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## 7.2.1 Method of characteristics

Suppose that we are looking for a function that solves the PDE

 (7.9)

where is a given continuous function. This is the same equation as (5.34) but here we assume that is differentiable in the classical sense. We are especially interested in the situation where depends linearly on ; such PDEs are calledpartial differential equation (PDE)!quasi-linear quasi-linear. In addition, for simplicity and better geometric intuition, we start with the case when . Then (7.9) takes the form

 (7.10)

for some functions , , and . Here and below, we omit some or all arguments of functions wherever convenient.

The graph of a solution to (7.10) is a surface in the -space defined by the equation . The gradient vector is normal to this surface at each point. Noting that the PDE (7.10) can be equivalently written as

we conclude that the vector is everywhere orthogonal to the normal , hence it lies in the tangent space to the solution surface. This is the geometric interpretation of the quasi-linear PDE (7.10): the vector field is tangent to the solution surface at each point. The system of ODEs associated with this vector field can be written as

 (7.11)

These are called the characteristic ODEs of the PDE (7.10), and their solution curves are called the characteristics. With a slight abuse of terminology, we sometimes use the term characteristics" not only for the solution curves of the equations (7.11) but also for these equations themselves.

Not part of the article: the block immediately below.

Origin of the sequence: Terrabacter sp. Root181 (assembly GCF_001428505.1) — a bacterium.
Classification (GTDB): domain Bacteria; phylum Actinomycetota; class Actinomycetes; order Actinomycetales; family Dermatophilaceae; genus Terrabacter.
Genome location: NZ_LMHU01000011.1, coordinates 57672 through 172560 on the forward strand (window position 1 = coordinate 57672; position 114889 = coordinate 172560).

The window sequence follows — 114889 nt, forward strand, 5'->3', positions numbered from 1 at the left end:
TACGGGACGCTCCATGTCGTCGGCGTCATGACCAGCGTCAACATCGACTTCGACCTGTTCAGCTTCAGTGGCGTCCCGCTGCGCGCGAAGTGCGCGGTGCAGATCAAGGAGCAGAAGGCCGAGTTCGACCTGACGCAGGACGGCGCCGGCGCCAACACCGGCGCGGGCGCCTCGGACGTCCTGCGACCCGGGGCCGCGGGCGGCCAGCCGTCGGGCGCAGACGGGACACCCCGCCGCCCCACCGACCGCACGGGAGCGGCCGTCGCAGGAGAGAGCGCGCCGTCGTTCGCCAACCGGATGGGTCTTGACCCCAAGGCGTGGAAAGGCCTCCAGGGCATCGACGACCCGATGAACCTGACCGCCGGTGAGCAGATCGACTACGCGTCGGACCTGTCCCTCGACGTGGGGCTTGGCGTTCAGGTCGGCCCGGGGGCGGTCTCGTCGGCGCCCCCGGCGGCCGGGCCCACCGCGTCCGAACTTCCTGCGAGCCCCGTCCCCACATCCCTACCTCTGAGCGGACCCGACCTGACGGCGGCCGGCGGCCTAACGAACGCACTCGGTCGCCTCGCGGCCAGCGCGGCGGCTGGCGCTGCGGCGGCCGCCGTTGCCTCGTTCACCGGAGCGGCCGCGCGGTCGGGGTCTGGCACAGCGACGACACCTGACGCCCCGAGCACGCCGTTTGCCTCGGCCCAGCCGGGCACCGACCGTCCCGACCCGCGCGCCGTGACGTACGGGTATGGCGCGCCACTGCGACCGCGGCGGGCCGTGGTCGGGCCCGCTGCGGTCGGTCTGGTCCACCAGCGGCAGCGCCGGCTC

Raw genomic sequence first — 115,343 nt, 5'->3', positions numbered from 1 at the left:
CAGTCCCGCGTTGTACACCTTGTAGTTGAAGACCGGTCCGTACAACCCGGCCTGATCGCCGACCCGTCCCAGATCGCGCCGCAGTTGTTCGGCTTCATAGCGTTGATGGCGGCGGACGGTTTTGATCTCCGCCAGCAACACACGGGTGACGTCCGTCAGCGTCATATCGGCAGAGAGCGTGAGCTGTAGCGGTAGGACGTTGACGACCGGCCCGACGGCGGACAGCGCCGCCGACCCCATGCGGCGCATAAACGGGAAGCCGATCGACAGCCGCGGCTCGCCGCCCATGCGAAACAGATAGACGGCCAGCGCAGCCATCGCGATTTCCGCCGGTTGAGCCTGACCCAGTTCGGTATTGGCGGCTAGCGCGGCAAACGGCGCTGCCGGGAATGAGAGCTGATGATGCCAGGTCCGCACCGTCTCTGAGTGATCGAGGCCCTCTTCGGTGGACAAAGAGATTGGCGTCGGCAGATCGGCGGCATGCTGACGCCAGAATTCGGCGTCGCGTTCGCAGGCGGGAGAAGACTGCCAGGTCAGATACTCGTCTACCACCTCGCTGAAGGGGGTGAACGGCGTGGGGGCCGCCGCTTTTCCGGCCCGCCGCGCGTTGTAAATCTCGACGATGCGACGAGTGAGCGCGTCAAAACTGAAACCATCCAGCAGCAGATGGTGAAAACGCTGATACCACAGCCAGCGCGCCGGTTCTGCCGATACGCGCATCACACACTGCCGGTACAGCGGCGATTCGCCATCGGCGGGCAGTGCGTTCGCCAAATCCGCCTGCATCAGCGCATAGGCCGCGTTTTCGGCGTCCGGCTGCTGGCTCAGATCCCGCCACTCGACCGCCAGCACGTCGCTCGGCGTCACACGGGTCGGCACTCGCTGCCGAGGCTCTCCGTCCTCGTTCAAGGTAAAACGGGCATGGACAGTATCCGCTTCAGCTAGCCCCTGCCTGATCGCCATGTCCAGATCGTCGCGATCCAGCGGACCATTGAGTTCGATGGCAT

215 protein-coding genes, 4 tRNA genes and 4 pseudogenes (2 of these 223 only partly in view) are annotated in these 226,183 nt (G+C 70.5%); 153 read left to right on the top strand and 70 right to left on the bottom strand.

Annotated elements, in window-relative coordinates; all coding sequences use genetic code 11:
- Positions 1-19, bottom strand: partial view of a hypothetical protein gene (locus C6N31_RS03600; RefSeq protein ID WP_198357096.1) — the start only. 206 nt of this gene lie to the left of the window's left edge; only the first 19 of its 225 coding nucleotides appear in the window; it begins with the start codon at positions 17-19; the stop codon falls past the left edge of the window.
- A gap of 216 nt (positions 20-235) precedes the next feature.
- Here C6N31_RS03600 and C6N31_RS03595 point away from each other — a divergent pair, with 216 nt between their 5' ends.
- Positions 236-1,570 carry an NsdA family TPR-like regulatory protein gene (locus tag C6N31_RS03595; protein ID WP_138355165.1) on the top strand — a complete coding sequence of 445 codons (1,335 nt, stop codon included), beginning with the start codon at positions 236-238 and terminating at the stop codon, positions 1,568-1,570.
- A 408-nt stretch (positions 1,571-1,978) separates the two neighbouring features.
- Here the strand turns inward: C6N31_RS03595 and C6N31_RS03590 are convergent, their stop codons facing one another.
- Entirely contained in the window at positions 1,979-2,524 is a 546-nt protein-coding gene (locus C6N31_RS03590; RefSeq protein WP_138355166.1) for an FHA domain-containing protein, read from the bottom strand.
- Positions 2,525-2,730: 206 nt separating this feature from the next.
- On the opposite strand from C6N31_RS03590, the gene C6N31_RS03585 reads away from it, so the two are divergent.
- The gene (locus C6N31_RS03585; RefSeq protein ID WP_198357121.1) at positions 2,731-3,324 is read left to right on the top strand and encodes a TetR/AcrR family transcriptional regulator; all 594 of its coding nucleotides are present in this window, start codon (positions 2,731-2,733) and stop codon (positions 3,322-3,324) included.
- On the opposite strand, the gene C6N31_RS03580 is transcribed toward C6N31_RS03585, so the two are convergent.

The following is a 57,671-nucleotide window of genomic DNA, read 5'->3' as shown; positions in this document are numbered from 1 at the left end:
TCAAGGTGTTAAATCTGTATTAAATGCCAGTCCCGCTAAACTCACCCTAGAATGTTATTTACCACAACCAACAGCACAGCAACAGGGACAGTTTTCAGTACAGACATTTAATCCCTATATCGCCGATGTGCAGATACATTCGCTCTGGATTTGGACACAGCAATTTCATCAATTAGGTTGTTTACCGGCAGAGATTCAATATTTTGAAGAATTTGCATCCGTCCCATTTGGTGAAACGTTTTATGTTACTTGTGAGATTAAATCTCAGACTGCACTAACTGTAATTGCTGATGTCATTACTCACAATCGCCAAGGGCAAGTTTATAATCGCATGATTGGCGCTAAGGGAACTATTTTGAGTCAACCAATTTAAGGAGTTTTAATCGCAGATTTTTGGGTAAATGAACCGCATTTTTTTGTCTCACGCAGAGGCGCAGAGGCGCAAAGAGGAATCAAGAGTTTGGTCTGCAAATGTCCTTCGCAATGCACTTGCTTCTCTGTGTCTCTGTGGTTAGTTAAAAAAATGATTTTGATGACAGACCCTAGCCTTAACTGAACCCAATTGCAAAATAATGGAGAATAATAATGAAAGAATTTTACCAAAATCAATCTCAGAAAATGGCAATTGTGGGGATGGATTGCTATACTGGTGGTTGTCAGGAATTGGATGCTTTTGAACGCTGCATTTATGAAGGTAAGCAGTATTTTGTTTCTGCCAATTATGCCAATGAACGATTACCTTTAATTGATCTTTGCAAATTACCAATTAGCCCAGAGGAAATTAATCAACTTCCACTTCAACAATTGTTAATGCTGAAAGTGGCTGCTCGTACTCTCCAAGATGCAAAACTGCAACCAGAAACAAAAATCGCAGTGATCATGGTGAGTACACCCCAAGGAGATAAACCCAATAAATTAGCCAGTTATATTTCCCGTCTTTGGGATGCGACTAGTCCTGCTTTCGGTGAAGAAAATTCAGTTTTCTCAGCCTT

The characteristic curves fill" our solution surface ; skipping ahead to Figure 7.2 may help the reader visualize this situation. As an example, it is useful to think about the case when . Then (7.10) says that the derivative of in the direction of the vector is 0, implying that stays constant along solutions of the equations , . Every function whose level sets are solution curves of these two equations in the -plane is a solution of the PDE, and the characteristics are horizontal slices of the corresponding solution surface. Of course, in general (for nonzero ) characteristics are not horizontal.

Now, in principle we should be able to solve the characteristic ODEs and obtain the characteristics. How does this help us solve the original PDE (7.10)? Without additional specifications, there are too many" characteristics to identify a desired solution surface ; indeed, there is a characteristic passing through every point in the -space, so they fill the entire space. We know that for ODEs, to fix a particular solution we must specify a point through which it passes (an initial condition). The counterpart of this for the PDE (7.10) is that we must specify a suitable curve in the -space through which the solution surface passes; we then obtain what is called a Cauchy (initial value) problem. Geometrically, the idea is that characteristics that pass through points on this initial curve will determine the solution surface of the PDE, as illustrated in Figure 7.2 (with the thick curve representing an initial curve).

An initial curve can be defined in parametric form as

where . Then, the desired characteristics--i.e., the solutions of the characteristic equations (7.11) whose initial conditions lie on this initial curve--are given by

 (7.12)